The Toluca Crime Report


Short story collection available on AMAZON  

Copyright ©2013-2015 by William P. Moore

Originally published as “Circular Afternoons” in 2009 and revised with one replacement story. Several pieces are set in Mexico, including the title story about an excursion to the Toluca marketplace. Other topics are wide-ranging, from blind love and domestic terror to sailboat romance to an imaginary game of eight-ball with Norman Mailer.

Short Stories: “Parts Department”

Paperback is for sale on Amazon. Also available as a Kindle.


Nine short fiction pieces – a mix of dark humor with a dash of surrealism. Souls adrift, the blues, and the underlying quest for home and happiness.



NOTES ABOUT THE 9 STORIES … from the author William P. Moore

1  Bayberry is a wayward character long-held in a dusty trunk, a figment on faded typing paper. In this short piece, he’s cut to size and freed to the public page, along with my abstract attempts to describe Key West.

2 – Written in appreciation of Hemingway’s “After the Storm.” I had an idea of layering, and humans living in husks or shells like a Russian doll. I use a squabbled-over domestic treasure as opposed to a sunken ocean liner.

3  “Advanced Level of Play” could have been more about Masked Man but the road led to video games and to Stan Birchard, a reclusive resident from Oceanaire, who crosses over from that novel (as do one or two others in later stories).

4 – “Along the Fall Line” is based on a vision of a pretty young woman on rollerblades, like once were in SoBe. Having the story take place in Columbia, SC was the biggest leap. The theme of “fall from grace” fit the river geography and is resonant to the storyline.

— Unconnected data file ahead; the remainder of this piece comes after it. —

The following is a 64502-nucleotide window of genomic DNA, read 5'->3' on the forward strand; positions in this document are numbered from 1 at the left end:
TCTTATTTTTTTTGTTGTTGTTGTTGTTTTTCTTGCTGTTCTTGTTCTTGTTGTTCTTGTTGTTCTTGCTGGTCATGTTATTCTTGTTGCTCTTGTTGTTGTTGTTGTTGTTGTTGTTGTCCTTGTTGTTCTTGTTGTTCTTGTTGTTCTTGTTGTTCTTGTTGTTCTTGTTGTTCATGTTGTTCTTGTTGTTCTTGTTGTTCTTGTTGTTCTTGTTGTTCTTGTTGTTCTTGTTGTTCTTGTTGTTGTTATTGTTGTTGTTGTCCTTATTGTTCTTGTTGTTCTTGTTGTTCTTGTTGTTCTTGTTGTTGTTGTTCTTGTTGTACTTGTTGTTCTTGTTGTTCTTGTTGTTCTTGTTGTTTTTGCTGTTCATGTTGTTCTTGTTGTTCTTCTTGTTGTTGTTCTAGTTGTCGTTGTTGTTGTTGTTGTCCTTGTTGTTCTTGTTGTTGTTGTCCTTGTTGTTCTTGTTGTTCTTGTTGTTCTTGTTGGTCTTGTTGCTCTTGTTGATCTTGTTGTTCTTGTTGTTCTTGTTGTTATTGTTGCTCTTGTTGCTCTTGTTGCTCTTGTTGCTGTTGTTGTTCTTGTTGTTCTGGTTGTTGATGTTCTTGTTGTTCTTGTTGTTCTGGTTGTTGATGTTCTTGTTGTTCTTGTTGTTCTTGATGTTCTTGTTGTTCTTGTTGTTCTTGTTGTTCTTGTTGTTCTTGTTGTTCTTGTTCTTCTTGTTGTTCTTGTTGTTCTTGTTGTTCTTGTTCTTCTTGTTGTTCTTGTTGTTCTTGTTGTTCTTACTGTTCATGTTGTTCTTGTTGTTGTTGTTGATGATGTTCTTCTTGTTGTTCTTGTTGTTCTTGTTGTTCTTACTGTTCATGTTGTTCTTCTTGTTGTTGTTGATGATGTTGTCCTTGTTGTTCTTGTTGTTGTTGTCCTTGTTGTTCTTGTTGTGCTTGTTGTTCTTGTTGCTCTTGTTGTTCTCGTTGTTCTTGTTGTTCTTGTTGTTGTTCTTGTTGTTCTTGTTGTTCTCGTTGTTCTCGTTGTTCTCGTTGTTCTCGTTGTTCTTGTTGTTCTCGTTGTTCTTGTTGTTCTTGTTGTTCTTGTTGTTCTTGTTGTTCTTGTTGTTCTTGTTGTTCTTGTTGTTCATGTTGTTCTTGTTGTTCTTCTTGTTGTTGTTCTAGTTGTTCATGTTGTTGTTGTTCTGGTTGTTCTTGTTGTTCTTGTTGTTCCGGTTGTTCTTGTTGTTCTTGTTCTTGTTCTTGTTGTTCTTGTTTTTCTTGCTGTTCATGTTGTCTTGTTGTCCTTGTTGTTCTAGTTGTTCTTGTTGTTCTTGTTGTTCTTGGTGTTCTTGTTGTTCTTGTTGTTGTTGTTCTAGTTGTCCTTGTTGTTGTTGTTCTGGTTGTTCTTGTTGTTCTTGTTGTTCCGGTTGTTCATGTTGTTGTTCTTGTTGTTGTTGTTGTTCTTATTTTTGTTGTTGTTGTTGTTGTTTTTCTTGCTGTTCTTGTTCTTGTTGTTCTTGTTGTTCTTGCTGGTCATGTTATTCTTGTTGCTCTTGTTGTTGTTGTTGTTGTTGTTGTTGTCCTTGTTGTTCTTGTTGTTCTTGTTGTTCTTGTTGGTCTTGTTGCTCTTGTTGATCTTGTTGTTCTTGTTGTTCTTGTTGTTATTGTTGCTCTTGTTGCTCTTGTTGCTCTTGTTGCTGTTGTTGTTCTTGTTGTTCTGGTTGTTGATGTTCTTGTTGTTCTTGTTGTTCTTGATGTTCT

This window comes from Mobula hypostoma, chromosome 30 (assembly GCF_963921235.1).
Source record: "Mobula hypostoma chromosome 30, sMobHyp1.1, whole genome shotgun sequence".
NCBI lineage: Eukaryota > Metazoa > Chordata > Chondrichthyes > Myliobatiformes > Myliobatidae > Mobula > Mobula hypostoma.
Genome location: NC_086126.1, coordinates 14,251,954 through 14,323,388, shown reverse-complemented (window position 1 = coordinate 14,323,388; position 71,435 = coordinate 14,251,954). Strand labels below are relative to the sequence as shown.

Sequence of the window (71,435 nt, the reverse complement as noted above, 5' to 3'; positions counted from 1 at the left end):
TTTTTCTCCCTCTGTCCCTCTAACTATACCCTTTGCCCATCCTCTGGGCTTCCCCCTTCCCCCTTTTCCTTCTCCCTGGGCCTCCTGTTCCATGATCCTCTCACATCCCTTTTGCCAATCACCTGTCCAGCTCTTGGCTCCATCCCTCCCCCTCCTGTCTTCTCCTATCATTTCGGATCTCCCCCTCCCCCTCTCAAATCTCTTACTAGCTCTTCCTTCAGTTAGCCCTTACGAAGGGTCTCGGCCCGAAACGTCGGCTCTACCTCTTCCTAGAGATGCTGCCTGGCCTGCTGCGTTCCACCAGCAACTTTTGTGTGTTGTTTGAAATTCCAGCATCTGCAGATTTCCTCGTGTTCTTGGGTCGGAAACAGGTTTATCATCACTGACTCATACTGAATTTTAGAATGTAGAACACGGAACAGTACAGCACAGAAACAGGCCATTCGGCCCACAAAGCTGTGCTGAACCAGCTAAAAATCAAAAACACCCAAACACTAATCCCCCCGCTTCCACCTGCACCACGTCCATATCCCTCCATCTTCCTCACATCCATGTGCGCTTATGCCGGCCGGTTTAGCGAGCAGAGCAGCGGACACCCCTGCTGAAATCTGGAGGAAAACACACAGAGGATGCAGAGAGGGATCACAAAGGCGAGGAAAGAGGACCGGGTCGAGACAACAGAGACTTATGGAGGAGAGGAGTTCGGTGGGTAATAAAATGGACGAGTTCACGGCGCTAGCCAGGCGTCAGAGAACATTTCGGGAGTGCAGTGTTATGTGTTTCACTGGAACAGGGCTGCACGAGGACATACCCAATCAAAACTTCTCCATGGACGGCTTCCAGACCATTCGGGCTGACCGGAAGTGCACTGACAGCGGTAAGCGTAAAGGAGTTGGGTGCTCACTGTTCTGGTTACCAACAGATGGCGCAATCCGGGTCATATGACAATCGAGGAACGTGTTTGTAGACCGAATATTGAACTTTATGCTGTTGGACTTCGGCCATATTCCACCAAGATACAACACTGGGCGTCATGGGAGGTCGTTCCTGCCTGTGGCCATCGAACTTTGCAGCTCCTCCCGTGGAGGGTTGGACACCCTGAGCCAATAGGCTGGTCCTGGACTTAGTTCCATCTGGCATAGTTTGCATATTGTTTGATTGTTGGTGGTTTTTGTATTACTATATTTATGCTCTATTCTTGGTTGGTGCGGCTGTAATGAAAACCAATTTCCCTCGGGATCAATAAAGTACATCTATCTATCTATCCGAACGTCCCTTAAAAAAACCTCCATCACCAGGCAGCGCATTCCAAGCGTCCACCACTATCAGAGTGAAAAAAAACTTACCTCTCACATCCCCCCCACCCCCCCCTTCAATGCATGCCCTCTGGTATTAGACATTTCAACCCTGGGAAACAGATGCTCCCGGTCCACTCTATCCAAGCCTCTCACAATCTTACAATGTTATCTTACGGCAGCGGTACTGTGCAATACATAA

5 – “Orange Bowl Days” is an attempt is to make memorable characters in captured moments…odd moments, like Ulyanna in the bathtub studying a pharmacology book.

6 – The next two stories are tied via Teri and her mother Anna and crazy father John. As gloomy as they are, maybe some will see humor.  The niece character Shannon is a reimagined representation of a girl I knew when a teenager in Sandbridge, VA who lived in her aunt’s house that summer.

7 – Is mercifully short. A shot, so to speak, at Southern Grotesque. I liked the name of Soso as a town. Visions of a place like Soso (plus a real-life drive to Aiken on a bleak country highway) started the whole setting. The ruined scenery evoked an atmosphere of mediocrity and nihilism.

8 – “Blue Chile” takes place in an imagined version of that country. It is a morality play of sorts, involving faith, situational ethics, religion, and even a bit of sibling rivalry. 

9 – The last piece is a New Orleans vignette, a slice from an abandoned sequel. This story also has character intersections with other stories and novels. Those sort of ties matter to me, but I don’t expect readers to realize the connections; at best they raise curiosity.


Florida Hurricane Novel “Oceanaire”

Published in 2015, the novel is a prescient look at how things can be here in South FL when the Big One comes to town.

Oceanaire is about a small community of neighbors and friends in Miami over the course of a summer. The story’s hurricane sections portray the major phases the characters undergo when experiencing a storm: Apprehension, Survival, and Coping. (South Florida style with a tilt toward comedy and pathos rather than tragedy).

Paperback:   LULU  /  AMAZON  / B&N / etc
      Digital:   Apple iBook  / Amazon Kindle

    Copyright ©2015 by William P. Moore



Houston Chemical, a novel


A story of excess and alienation set in Houston in the fast pace of the 1980s. This is the re-released 2013 version with the original manuscript.

Available in paperback or as Kindle on Amazon. Also available direct from the printer/distributor Lulu Press.

“My name is Foy Dodge. Some people have mistaken my name for a car dealership and others for a town in Iowa…”